'…. for it is she we know to be planted deep in our fabric, she it is by whom men
are impelled to have thoughts of love and perform works of peace...'

(Lucretius)

and again

'You alone can give men the serene benefits of peace'
(Lucretius)

This is Aphrodite, the sacred feminine principle (one of her sacred shrines was at Delos, decorated by drinking doves of Sosus') not he debased vulgarised Venus of erotic love most of us are familiar with.

'Such numinous symbols of our inheritance of myth as these', Joseph Campbell says, 'become integrated within the Christian Church -images of transformation opening outward to combine with their non- Christian, pagan, oriental counterparts and thereby become transformed into non-sectarian, psychologically significant symbols, revealing a sacred timeless event going on within man/woman always' ii Carl Jung, in his Symbols of Transformation credits the Logos for filling our understanding and desires with meaning
'.....makes it drunken as if with nectar'. Nectar, in classical literature, is the drink of fertility and immortality. The soul thus fructified is called the Heavenly Aphrodite (Urania). Yet, it knows the pangs of birth,…..as earthly Aphrodite (Pandemos). It is not without reason that the dove is the symbol of the Holy Spirit iii.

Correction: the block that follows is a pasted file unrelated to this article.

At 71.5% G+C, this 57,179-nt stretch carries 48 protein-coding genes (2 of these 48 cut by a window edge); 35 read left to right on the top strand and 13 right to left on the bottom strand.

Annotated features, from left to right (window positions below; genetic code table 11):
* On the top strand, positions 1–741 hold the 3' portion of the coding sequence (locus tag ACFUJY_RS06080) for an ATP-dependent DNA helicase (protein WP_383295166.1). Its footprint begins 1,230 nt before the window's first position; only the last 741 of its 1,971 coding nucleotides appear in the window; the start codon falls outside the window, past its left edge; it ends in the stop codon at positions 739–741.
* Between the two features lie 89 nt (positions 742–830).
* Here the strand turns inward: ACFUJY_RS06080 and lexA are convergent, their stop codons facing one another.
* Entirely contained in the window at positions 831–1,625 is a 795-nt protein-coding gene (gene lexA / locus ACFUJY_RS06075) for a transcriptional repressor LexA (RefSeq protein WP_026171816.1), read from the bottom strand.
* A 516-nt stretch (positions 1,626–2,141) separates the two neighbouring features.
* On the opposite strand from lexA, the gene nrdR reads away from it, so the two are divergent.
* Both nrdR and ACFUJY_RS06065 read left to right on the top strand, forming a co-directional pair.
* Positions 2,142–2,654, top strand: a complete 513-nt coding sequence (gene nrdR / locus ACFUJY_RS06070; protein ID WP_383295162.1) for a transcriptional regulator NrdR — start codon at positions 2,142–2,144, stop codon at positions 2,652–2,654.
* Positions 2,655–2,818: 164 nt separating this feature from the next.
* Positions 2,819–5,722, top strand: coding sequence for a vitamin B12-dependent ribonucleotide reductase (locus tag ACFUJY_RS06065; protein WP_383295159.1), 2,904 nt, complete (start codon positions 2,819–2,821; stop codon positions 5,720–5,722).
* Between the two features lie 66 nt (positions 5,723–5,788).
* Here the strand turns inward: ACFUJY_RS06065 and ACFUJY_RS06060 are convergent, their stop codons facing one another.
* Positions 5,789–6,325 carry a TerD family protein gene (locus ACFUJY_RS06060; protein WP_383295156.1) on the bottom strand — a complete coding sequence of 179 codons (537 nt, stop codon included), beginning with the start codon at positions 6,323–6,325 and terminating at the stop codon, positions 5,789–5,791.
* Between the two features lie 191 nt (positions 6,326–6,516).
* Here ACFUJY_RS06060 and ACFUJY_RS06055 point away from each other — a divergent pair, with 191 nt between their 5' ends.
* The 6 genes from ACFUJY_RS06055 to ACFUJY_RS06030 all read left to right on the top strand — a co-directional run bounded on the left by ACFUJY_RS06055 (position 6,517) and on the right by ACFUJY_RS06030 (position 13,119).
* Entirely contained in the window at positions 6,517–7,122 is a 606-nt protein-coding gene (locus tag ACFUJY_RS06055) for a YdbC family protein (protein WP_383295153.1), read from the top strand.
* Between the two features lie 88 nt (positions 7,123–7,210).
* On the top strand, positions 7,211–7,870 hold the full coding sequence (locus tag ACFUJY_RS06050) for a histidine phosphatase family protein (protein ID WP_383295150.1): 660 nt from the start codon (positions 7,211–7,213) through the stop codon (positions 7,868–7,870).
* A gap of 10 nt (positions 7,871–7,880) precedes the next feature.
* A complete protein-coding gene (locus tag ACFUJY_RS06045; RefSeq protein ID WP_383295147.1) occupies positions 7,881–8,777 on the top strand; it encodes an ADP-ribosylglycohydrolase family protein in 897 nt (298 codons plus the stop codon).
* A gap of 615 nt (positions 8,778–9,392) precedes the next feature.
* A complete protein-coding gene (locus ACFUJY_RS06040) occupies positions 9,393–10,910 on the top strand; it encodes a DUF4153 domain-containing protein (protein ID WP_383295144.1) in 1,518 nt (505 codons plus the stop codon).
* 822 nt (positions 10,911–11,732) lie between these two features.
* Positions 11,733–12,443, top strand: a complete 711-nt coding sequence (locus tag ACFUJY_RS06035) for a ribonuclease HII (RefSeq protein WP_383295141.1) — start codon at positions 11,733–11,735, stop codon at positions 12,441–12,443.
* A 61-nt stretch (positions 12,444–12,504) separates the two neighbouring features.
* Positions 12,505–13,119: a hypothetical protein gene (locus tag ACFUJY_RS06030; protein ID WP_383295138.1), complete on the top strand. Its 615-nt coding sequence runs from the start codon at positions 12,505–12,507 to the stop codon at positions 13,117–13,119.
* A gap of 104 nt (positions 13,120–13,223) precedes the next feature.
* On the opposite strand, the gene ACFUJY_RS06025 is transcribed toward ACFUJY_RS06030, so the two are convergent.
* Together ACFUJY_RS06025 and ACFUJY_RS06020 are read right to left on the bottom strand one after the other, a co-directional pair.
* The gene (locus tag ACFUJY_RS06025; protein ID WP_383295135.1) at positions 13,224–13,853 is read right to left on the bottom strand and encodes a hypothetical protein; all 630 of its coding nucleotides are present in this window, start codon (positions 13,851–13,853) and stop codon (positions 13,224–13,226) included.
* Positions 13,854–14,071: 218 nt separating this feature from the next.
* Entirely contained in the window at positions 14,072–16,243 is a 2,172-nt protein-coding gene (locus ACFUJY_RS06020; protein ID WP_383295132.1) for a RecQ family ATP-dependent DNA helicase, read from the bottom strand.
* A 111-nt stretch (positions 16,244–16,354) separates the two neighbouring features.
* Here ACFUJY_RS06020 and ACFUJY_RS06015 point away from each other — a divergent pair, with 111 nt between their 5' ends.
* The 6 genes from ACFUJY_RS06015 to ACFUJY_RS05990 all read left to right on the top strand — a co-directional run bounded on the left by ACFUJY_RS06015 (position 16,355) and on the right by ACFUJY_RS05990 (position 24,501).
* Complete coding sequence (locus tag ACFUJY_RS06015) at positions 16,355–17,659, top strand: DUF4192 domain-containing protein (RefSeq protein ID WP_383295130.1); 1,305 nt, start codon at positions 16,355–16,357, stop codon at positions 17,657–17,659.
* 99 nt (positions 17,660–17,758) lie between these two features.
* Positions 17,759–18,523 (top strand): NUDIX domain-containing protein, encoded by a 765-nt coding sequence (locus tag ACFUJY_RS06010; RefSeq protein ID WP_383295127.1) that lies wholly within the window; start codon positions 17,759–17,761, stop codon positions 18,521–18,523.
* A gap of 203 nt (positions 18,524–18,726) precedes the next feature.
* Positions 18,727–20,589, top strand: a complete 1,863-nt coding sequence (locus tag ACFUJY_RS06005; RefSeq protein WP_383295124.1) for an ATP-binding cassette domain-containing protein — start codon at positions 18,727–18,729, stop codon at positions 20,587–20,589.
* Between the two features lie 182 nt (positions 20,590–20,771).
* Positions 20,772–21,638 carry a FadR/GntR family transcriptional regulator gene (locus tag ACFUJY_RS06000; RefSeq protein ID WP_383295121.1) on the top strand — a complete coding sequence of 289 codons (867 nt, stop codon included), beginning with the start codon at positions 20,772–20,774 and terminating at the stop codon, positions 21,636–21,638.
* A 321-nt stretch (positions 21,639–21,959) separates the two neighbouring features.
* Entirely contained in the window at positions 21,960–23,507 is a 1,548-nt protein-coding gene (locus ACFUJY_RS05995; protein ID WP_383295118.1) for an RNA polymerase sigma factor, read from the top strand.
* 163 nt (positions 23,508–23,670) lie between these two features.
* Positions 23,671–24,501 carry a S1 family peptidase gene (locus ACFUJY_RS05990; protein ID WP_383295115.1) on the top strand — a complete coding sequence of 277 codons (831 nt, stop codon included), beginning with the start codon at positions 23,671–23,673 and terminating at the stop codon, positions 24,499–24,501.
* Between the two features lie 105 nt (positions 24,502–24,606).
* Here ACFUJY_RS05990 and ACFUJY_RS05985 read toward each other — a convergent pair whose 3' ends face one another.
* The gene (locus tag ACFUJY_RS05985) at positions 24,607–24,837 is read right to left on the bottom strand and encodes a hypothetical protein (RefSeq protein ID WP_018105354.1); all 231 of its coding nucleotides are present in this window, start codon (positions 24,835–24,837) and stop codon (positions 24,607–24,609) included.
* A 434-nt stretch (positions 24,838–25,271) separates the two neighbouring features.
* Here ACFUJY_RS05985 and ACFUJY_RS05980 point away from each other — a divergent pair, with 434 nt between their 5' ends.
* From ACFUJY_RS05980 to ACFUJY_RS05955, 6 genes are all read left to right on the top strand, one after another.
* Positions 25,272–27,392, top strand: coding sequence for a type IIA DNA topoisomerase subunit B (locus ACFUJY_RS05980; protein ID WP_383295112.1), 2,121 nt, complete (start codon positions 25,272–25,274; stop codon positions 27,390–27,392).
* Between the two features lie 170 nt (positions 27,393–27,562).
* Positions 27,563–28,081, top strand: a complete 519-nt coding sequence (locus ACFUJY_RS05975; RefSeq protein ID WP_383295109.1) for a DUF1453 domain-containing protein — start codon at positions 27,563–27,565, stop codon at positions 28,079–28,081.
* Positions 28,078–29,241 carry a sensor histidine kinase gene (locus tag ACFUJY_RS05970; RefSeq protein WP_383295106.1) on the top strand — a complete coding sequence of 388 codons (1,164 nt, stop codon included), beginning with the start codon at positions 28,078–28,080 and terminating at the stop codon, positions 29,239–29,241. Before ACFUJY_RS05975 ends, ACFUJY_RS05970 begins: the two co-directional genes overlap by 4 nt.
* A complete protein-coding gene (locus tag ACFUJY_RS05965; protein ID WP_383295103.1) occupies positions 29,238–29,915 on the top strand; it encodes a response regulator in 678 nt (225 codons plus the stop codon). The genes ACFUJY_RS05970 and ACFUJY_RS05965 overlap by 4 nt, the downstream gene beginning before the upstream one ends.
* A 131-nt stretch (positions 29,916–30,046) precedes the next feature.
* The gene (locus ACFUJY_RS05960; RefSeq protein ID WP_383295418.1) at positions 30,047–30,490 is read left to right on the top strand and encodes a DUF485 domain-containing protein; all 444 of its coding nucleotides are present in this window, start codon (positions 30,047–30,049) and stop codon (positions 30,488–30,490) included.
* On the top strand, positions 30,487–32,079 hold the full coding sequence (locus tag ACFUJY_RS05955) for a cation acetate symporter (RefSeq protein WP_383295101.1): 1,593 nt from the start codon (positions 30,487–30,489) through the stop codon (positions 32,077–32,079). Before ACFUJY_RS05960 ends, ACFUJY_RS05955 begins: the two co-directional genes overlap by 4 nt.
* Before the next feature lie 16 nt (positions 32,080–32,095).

In popular mythology, winged creatures represent spiritual messengers or simply, the Spirit itself, as in angels, the myth of Eros and Psyche (love and the human spirit). The dove of love and peace is also the symbol of the soul in India. In China, it stood for marital fidelity and long life. Usually represented in pairs - male and female - they appear in the headdress of the goddess of fertility. In medieval alchemy the white dove represents the whitening of the primal matter as it is turned into the philosopher's stone - the transformation of the black raven into the white dove. 

In Christian art, the seven gifts of the Holy Spirit are often seen as doves, perching on a tree or drinking the waters of Eternal life. Thus, we see them in our logo -a pair of doves -one drinking, the other happily standing by -on the rim of a chalice-shaped vessel filled with water. The chalice is a reference to Christ's sacrifice -as in the Eucharist, and, by the same token, offering us hope of eternal life, an assurance of the Resurrection.

This simple and beautiful representation - the logo of The World Community for Christian Meditation - enfolds a meaning that is both universal and most profoundly Christian - one held sacred through the ages, offering a subjective glimpse into what ultimately is a numinous, transpersonal symbol. A metaphor pointing to a transcendental reality.

Polly Schofield
Montreal Oblate and WCCM Archivist

i Eliade, Mircea. Images and Symbols. Princeton, 1991, p.131-132
ii Campbell, Joseph. Creative Mythology -The Masks of God. Penguin 1968, p.453
iii Jung, C. G. Symbols of Transformation. Bollinger, 1976, p.138